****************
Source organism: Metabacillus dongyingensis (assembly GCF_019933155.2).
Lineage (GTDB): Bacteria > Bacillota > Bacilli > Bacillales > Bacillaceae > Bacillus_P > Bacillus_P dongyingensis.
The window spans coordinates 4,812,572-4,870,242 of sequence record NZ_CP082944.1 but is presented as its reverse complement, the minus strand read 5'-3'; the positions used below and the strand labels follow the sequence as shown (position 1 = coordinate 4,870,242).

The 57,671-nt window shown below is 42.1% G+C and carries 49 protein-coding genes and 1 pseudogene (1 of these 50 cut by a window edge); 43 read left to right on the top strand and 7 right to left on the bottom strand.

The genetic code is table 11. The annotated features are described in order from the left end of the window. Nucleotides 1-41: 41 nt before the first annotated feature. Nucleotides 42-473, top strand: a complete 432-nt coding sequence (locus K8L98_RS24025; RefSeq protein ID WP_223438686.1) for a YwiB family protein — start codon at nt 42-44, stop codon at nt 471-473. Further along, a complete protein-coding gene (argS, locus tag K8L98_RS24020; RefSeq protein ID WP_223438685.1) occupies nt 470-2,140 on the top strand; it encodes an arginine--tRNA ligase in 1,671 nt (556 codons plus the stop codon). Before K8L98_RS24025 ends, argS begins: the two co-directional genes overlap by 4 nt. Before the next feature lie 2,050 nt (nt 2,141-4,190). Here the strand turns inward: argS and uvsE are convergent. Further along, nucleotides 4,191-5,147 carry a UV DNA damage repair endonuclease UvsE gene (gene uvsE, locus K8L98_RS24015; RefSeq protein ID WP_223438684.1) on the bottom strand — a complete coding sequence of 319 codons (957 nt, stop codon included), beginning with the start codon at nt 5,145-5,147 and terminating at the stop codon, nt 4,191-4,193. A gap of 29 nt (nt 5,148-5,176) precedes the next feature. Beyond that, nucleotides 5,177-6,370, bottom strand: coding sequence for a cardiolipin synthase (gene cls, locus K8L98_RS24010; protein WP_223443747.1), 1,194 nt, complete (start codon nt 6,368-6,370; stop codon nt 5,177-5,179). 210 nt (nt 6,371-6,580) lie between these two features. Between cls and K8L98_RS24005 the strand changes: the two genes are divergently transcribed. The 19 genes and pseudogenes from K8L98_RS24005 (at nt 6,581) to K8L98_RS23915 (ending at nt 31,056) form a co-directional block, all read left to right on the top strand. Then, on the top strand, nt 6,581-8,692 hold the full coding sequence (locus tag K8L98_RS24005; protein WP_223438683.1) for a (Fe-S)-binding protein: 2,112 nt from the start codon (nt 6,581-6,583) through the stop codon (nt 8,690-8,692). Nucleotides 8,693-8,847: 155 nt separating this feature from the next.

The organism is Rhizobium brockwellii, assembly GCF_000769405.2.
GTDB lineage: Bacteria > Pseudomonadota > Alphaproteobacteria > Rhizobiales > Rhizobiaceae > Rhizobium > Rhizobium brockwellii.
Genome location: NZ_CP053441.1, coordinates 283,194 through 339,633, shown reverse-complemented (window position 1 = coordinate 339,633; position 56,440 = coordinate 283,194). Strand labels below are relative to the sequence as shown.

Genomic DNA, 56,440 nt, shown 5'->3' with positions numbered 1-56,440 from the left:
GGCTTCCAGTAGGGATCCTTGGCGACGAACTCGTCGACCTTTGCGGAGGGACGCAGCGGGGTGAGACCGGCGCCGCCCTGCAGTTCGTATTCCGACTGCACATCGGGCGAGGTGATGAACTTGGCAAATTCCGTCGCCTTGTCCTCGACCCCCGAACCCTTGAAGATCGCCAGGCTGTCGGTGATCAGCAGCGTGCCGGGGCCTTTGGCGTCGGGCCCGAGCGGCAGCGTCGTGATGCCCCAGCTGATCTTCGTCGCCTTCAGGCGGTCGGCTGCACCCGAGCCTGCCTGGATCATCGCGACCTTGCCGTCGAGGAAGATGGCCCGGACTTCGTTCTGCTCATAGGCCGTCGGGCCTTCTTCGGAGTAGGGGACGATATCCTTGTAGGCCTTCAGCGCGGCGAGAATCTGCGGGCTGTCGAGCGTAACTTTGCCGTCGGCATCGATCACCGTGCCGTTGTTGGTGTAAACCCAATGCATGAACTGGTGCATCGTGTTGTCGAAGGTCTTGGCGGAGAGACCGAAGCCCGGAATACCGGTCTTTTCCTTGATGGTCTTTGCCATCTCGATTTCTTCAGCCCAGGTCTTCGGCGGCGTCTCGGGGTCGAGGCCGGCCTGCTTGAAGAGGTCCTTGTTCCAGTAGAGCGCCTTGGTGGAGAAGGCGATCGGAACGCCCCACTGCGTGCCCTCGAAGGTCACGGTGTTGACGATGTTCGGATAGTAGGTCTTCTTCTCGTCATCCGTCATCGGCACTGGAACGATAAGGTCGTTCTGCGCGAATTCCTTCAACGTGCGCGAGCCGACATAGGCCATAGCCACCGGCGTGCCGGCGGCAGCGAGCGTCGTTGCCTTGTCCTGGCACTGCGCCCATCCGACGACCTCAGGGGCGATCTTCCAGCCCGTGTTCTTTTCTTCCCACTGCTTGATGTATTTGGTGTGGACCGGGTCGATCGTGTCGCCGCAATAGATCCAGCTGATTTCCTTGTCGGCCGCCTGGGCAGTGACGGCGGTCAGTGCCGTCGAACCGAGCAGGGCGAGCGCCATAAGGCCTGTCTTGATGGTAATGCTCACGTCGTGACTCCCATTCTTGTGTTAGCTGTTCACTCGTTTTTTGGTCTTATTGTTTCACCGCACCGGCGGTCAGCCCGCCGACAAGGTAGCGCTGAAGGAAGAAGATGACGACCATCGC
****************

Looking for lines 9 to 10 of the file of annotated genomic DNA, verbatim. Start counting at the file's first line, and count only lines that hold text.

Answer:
Genomic DNA, 56,440 nt, shown 5'->3' with positions numbered 1-56,440 from the left:
GGCTTCCAGTAGGGATCCTTGGCGACGAACTCGTCGACCTTTGCGGAGGGACGCAGCGGGGTGAGACCGGCGCCGCCCTGCAGTTCGTATTCCGACTGCACATCGGGCGAGGTGATGAACTTGGCAAATTCCGTCGCCTTGTCCTCGACCCCCGAACCCTTGAAGATCGCCAGGCTGTCGGTGATCAGCAGCGTGCCGGGGCCTTTGGCGTCGGGCCCGAGCGGCAGCGTCGTGATGCCCCAGCTGATCTTCGTCGCCTTCAGGCGGTCGGCTGCACCCGAGCCTGCCTGGATCATCGCGACCTTGCCGTCGAGGAAGATGGCCCGGACTTCGTTCTGCTCATAGGCCGTCGGGCCTTCTTCGGAGTAGGGGACGATATCCTTGTAGGCCTTCAGCGCGGCGAGAATCTGCGGGCTGTCGAGCGTAACTTTGCCGTCGGCATCGATCACCGTGCCGTTGTTGGTGTAAACCCAATGCATGAACTGGTGCATCGTGTTGTCGAAGGTCTTGGCGGAGAGACCGAAGCCCGGAATACCGGTCTTTTCCTTGATGGTCTTTGCCATCTCGATTTCTTCAGCCCAGGTCTTCGGCGGCGTCTCGGGGTCGAGGCCGGCCTGCTTGAAGAGGTCCTTGTTCCAGTAGAGCGCCTTGGTGGAGAAGGCGATCGGAACGCCCCACTGCGTGCCCTCGAAGGTCACGGTGTTGACGATGTTCGGATAGTAGGTCTTCTTCTCGTCATCCGTCATCGGCACTGGAACGATAAGGTCGTTCTGCGCGAATTCCTTCAACGTGCGCGAGCCGACATAGGCCATAGCCACCGGCGTGCCGGCGGCAGCGAGCGTCGTTGCCTTGTCCTGGCACTGCGCCCATCCGACGACCTCAGGGGCGATCTTCCAGCCCGTGTTCTTTTCTTCCCACTGCTTGATGTATTTGGTGTGGACCGGGTCGATCGTGTCGCCGCAATAGATCCAGCTGATTTCCTTGTCGGCCGCCTGGGCAGTGACGGCGGTCAGTGCCGTCGAACCGAGCAGGGCGAGCGCCATAAGGCCTGTCTTGATGGTAATGCTCACGTCGTGACTCCCATTCTTGTGTTAGCTGTTCACTCGTTTTTTGGTCTTATTGTTTCACCGCACCGGCGGTCAGCCCGCCGACAAGGTAGCGCTGAAGGAAGAAGATGACGACCATCGC